If an NBA writer has a labor question — specifically a question about the Collective Bargaining Agreement — we call Larry Coon. Pretty much all of us do.
He wrote the CBA FAQ that is a go-to resource not only for NBA writers and fans but some agents. And know that some NBA teams have taken notice of Coon and his work, and thought about the next step. Now with ESPN, Coon is THE go-to guy on all things NBA labor. We’re lucky to call him a friend of this blog.
So we talked with Coon about what is next for the players union — and part of that is decertification
“I think they should start the decertification process now, because it takes 45 days, and during that time they’ll have additional leverage. I don’t think there’s any reason NOT to get the ball rolling at this point…” Coon said in a conversation with ProBasketballTalk. “It’s a often-made mistake for people to assume the player’s don’t have leverage. A pending decertification vote increases that leverage.”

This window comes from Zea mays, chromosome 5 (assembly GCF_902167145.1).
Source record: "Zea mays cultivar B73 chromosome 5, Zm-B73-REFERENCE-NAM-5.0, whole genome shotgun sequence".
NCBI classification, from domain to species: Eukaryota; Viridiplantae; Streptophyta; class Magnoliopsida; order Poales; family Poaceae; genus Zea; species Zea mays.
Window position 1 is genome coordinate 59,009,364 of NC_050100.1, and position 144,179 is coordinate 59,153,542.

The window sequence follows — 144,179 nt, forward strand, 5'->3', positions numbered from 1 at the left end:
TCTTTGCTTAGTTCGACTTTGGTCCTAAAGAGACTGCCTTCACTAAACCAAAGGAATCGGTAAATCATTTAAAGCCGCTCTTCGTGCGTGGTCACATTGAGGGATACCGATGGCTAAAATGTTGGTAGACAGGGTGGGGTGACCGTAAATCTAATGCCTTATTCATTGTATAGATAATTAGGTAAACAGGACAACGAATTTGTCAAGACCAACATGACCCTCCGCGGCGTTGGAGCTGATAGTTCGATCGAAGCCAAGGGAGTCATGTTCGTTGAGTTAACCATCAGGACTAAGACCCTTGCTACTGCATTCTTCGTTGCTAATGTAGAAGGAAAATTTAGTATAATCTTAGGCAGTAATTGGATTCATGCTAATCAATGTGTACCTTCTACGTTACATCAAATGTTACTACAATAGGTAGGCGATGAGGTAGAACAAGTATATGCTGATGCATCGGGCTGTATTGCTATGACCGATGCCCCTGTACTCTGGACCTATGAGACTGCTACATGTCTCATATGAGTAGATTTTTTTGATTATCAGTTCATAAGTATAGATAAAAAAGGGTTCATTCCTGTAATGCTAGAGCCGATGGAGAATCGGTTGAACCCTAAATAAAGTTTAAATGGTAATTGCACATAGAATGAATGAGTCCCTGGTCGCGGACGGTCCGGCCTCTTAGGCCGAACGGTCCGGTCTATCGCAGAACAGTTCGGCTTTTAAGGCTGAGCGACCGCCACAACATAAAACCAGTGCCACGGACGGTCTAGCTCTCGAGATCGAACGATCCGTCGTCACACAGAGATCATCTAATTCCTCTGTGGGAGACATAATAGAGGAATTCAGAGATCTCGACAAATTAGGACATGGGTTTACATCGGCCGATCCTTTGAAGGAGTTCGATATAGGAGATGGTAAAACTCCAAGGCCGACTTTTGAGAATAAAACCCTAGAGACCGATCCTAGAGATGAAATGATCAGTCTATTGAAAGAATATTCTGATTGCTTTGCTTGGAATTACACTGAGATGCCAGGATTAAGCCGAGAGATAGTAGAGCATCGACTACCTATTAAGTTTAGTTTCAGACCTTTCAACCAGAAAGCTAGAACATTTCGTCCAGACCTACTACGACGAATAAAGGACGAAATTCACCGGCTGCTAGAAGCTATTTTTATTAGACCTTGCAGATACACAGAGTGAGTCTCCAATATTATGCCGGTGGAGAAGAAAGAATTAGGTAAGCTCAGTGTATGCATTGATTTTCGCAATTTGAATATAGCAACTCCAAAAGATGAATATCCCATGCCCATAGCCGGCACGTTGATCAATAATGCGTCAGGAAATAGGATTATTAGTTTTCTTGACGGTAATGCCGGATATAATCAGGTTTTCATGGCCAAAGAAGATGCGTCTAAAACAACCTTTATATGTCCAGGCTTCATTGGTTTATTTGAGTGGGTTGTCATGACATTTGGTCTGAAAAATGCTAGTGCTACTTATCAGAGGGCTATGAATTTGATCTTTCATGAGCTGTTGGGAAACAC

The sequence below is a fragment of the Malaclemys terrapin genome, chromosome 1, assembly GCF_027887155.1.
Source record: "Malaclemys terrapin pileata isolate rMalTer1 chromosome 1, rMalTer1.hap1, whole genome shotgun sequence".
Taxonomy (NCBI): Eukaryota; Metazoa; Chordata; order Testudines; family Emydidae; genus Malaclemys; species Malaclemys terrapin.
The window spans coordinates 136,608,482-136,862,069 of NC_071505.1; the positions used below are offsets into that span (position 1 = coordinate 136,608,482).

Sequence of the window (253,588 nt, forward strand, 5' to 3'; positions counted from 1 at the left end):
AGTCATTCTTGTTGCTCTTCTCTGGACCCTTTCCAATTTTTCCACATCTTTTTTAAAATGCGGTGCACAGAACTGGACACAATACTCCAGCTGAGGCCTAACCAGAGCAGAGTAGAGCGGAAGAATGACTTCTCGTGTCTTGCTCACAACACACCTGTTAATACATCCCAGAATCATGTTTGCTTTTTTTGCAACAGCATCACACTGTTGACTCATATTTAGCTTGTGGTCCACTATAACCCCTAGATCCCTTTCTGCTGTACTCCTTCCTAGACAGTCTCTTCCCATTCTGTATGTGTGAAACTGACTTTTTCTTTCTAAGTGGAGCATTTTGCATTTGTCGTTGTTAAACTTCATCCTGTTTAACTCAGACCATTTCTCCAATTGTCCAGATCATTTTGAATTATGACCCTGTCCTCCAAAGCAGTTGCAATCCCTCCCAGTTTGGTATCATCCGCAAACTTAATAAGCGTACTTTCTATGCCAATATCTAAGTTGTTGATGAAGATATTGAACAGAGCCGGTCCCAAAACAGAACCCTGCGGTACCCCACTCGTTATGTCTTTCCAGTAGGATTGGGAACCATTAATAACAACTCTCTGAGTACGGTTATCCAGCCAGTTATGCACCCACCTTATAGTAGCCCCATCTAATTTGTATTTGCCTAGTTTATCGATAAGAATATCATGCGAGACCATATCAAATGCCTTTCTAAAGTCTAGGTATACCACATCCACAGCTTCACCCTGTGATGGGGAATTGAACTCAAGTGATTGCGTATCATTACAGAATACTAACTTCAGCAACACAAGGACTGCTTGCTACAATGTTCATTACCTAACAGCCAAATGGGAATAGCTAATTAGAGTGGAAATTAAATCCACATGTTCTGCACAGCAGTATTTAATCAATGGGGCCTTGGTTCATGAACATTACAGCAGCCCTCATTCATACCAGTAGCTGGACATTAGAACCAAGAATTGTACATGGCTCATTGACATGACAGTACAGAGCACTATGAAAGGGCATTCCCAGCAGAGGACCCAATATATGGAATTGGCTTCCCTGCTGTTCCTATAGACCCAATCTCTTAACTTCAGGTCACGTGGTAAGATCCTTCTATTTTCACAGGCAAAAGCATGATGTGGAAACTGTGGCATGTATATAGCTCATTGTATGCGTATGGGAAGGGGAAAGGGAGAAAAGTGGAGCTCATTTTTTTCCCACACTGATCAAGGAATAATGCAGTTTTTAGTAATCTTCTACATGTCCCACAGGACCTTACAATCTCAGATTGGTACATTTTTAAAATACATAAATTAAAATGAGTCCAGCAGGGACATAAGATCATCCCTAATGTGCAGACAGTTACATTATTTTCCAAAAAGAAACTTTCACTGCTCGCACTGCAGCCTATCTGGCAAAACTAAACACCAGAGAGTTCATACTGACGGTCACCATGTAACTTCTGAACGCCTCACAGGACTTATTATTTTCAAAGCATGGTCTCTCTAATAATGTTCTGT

But that threat is only good if there is the will to back it up. Would the players really vote for decertification? Depends on when they vote, Coon said.
“The timing is crucial – if the vote is before the owners’ deadline to cancel the season (likely early January), then there may not be enough votes from players who understand that decertification likely clinches a year’s lost wages, and perhaps more, for an unknown process with an uncertain outcome. Many players would rather just take what’s on the table,” Coon said. “After the season is canceled, decertification would be much more likely.”
The players might be coaxed into a deal, but not one they think is unfair. The owners cannot just go for the rout, they have to offer some kind of olive branch to the players.
“Yes, I think (David) Stern needs to give them something so they can save face,” Coon said. “And as (Yahoo’s Adrian Wojnarowski) put it, I think they need to stop hurling alley-oops when they’re up by 30 with two minutes left in the fourth quarter, trying to push the margin to 40.”
Derek Fisher and Billy Hunter — the player and director at the head of the union — do not have to present Stern’s deal to the players union. But Coon adds that if they feel the majority of players — or even a significant minority — do want to settle that has to be taken into account.
For the record, Coon has always pretty much thought a deal would be reached just before the deadline to cancel the entire season. As happened in 1999. Which looks more likely right now than anything else.